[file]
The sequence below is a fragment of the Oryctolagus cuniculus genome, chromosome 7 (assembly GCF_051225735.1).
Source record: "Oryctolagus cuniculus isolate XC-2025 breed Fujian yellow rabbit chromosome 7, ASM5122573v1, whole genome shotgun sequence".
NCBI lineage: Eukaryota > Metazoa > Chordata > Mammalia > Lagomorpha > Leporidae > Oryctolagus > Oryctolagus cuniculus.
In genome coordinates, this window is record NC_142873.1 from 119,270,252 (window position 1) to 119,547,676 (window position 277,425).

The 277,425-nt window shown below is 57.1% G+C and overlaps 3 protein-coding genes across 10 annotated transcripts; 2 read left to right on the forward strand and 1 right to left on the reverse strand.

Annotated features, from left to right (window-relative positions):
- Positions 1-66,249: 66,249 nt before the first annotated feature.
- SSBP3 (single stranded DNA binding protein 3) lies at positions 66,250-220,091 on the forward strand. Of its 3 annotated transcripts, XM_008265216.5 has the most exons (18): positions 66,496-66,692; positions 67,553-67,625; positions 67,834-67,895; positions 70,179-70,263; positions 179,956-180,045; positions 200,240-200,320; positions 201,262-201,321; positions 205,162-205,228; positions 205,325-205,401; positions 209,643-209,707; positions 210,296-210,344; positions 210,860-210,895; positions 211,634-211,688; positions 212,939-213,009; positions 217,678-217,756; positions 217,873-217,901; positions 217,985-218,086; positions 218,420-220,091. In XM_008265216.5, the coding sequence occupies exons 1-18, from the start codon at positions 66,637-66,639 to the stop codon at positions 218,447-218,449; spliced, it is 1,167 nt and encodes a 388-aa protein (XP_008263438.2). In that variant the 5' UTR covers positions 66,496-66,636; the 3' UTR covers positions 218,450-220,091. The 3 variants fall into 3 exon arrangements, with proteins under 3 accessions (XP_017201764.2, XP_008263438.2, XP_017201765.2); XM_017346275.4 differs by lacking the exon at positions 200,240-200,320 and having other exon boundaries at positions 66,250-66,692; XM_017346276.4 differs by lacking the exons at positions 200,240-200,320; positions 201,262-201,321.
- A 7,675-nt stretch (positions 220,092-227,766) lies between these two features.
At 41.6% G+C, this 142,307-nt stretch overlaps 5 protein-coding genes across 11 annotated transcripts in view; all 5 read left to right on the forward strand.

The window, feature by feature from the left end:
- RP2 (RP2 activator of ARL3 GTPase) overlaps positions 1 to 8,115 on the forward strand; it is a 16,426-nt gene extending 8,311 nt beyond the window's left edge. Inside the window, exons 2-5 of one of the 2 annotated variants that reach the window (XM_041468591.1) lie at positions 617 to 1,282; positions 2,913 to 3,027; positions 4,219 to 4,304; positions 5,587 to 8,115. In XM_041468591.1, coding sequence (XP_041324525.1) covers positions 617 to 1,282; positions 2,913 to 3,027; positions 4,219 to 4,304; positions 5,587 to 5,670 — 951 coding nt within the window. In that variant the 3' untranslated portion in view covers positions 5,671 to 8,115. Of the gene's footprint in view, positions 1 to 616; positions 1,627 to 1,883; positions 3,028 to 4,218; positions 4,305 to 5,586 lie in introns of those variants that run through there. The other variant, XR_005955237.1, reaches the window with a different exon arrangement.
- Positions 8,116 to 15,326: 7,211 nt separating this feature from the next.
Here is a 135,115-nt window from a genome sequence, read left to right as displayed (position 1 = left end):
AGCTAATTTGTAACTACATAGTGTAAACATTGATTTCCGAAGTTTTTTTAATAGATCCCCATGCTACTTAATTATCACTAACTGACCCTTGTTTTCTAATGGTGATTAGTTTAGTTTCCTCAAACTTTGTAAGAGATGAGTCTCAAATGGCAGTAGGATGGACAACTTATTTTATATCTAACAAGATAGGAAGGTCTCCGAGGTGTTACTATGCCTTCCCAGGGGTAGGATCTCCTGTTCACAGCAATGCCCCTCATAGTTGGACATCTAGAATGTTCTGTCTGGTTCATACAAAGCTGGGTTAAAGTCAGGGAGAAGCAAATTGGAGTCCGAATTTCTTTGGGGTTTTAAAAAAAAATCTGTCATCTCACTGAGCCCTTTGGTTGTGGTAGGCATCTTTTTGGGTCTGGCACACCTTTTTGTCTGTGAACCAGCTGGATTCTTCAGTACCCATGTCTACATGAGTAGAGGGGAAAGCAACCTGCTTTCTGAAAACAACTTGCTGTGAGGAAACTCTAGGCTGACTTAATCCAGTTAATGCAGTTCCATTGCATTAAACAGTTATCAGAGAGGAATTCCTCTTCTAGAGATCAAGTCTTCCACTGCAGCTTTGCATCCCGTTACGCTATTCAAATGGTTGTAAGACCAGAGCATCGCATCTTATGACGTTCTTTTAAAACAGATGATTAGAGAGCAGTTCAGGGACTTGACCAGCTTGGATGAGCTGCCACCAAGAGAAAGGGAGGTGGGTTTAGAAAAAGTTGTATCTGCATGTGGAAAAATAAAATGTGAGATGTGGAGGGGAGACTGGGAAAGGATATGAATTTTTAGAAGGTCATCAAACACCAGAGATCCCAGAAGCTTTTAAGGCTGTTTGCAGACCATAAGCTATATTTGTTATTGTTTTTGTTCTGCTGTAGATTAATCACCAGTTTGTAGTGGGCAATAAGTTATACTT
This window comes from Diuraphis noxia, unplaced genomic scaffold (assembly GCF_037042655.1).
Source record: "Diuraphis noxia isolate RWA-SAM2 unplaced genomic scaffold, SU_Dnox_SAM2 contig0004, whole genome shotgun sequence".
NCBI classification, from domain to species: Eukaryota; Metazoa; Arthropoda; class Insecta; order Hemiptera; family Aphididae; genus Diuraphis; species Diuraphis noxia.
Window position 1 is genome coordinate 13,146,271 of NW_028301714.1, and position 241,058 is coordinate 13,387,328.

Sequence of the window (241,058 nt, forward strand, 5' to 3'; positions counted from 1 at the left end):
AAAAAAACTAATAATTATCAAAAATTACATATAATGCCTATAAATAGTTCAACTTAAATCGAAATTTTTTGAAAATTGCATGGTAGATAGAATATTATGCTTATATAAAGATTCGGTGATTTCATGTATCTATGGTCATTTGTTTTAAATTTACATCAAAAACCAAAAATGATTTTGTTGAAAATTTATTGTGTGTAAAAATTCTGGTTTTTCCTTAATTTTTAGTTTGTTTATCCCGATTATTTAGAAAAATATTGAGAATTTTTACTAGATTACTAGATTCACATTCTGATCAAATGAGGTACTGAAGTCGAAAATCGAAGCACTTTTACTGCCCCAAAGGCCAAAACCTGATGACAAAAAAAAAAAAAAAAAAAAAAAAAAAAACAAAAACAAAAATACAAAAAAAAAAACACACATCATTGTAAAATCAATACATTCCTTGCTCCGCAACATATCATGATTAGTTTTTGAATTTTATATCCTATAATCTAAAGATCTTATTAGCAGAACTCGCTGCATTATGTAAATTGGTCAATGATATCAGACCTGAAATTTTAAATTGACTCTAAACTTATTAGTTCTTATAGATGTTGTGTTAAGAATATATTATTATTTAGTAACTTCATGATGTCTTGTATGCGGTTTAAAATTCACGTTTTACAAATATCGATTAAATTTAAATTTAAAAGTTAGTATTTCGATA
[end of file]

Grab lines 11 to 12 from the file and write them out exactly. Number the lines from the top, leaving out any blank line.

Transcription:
The window, feature by feature from the left end:
- RP2 (RP2 activator of ARL3 GTPase) overlaps positions 1 to 8,115 on the forward strand; it is a 16,426-nt gene extending 8,311 nt beyond the window's left edge. Inside the window, exons 2-5 of one of the 2 annotated variants that reach the window (XM_041468591.1) lie at positions 617 to 1,282; positions 2,913 to 3,027; positions 4,219 to 4,304; positions 5,587 to 8,115. In XM_041468591.1, coding sequence (XP_041324525.1) covers positions 617 to 1,282; positions 2,913 to 3,027; positions 4,219 to 4,304; positions 5,587 to 5,670 — 951 coding nt within the window. In that variant the 3' untranslated portion in view covers positions 5,671 to 8,115. Of the gene's footprint in view, positions 1 to 616; positions 1,627 to 1,883; positions 3,028 to 4,218; positions 4,305 to 5,586 lie in introns of those variants that run through there. The other variant, XR_005955237.1, reaches the window with a different exon arrangement.